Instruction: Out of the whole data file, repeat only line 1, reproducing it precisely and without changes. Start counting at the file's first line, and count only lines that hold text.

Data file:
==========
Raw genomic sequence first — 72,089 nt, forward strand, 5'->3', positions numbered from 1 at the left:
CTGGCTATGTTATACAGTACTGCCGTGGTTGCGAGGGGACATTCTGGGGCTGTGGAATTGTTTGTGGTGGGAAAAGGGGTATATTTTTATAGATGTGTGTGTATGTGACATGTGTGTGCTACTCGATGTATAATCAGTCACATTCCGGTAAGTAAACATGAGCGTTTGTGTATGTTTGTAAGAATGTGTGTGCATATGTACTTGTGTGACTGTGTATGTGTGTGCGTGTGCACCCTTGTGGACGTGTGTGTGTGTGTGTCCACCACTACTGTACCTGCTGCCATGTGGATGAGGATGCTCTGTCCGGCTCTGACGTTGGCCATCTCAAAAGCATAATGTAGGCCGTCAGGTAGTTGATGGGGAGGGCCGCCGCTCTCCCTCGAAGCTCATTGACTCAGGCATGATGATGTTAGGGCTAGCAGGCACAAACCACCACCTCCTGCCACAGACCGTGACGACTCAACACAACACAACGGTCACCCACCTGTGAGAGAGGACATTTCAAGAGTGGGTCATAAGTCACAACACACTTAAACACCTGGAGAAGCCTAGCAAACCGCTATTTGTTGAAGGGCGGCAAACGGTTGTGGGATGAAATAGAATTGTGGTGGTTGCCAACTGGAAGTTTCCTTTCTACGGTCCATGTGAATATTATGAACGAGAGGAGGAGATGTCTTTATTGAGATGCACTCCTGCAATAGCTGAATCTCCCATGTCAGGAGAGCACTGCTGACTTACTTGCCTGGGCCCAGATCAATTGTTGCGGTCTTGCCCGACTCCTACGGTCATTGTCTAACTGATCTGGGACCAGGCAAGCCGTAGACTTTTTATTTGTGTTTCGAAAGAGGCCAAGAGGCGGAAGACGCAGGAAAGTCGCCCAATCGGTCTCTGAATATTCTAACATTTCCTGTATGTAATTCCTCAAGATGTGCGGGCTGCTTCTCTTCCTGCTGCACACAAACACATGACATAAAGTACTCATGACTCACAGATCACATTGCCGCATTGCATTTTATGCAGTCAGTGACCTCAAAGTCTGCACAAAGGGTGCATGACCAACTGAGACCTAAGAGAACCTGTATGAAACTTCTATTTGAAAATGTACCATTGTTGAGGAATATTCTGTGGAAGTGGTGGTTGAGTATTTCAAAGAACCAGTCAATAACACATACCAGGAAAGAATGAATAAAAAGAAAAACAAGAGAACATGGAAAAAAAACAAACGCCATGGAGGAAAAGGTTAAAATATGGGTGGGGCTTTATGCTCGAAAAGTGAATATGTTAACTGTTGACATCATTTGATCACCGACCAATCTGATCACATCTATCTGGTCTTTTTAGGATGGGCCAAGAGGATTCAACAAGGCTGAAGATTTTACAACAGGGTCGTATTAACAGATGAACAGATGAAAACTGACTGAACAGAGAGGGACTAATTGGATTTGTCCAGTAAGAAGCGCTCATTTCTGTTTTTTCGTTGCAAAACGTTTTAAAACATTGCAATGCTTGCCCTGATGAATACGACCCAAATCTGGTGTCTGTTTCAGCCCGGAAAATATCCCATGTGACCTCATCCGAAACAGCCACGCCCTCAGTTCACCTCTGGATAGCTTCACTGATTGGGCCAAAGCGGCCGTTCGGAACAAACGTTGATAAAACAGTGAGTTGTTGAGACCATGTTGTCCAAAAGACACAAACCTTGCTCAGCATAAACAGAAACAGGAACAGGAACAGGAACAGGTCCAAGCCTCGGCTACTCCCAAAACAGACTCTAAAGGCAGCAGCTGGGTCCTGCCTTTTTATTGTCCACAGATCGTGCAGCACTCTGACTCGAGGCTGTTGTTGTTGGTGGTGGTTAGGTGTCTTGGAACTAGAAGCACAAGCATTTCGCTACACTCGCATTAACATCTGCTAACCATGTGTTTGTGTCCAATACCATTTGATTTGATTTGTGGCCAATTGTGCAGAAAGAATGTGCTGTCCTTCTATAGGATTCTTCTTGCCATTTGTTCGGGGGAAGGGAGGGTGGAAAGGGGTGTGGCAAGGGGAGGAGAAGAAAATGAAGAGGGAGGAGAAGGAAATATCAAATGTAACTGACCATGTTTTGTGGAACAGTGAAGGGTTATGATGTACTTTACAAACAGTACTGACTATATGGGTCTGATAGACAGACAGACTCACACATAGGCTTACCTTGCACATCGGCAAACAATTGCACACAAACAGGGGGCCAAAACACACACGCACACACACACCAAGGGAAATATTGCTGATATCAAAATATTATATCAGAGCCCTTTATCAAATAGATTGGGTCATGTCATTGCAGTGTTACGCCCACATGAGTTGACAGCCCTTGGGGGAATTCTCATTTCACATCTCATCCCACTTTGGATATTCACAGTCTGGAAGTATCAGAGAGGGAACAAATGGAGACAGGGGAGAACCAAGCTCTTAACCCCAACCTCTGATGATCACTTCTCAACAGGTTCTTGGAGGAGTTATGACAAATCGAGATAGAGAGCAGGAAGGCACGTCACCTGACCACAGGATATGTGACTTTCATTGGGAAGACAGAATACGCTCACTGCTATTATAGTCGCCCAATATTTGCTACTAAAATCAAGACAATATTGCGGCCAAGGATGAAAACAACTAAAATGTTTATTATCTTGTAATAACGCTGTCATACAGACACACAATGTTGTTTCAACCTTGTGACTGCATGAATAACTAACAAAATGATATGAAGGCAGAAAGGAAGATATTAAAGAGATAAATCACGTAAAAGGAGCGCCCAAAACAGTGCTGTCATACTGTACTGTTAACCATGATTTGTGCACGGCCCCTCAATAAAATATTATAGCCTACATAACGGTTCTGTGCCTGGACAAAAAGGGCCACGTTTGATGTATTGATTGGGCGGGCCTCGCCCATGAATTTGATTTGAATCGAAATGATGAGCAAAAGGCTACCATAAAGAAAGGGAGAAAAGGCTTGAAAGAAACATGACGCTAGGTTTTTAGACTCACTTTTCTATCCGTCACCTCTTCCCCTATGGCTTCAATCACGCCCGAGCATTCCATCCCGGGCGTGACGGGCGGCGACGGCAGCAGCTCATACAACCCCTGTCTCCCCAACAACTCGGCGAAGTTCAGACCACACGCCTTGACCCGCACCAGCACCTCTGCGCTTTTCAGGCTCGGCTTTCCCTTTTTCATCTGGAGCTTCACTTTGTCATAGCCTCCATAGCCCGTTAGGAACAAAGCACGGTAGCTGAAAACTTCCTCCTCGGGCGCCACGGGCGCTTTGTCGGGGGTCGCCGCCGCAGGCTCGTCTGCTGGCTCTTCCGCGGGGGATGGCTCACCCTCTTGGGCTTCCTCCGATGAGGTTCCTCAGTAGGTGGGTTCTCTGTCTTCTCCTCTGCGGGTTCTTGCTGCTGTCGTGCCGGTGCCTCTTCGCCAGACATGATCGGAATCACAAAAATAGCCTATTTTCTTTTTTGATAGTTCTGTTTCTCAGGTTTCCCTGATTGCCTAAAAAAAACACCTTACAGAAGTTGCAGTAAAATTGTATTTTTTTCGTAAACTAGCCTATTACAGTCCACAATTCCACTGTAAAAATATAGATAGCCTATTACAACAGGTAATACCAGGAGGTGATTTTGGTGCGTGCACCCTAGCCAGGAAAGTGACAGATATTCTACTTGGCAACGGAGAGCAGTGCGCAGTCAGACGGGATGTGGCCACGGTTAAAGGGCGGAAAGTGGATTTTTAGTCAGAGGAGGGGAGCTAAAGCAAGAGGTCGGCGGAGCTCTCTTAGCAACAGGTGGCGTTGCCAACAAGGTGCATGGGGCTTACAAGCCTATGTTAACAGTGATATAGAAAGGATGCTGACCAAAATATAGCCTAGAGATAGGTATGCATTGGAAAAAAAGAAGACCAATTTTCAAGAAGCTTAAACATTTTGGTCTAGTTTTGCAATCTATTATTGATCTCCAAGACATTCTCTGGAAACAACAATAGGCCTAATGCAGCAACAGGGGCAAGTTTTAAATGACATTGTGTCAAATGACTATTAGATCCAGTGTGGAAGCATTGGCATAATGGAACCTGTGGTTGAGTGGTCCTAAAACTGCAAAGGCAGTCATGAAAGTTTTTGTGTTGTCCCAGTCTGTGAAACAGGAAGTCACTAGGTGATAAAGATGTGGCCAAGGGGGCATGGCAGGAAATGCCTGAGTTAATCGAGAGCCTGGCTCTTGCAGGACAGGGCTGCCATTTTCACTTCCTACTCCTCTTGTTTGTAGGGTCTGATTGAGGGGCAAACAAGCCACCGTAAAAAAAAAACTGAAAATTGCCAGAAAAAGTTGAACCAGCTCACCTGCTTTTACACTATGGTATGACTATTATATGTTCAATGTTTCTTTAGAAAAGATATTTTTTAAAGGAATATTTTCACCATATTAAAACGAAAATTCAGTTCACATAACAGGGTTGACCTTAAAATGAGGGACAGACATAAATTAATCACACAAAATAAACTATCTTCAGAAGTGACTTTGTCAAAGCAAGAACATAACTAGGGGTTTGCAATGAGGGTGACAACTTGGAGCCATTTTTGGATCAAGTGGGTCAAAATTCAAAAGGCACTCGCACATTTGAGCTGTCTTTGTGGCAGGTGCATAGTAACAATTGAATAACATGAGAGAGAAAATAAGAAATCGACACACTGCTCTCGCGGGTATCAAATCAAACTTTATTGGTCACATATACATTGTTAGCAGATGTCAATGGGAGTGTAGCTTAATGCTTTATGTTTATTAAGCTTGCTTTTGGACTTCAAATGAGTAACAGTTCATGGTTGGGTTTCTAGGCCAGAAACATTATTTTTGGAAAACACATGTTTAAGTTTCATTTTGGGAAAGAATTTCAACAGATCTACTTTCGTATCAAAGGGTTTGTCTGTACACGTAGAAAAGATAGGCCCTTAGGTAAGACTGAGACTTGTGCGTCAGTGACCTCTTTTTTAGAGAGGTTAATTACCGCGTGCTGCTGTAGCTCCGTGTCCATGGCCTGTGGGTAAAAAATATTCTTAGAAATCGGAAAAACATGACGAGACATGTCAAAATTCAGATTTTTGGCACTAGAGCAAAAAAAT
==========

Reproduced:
Raw genomic sequence first — 72,089 nt, forward strand, 5'->3', positions numbered from 1 at the left: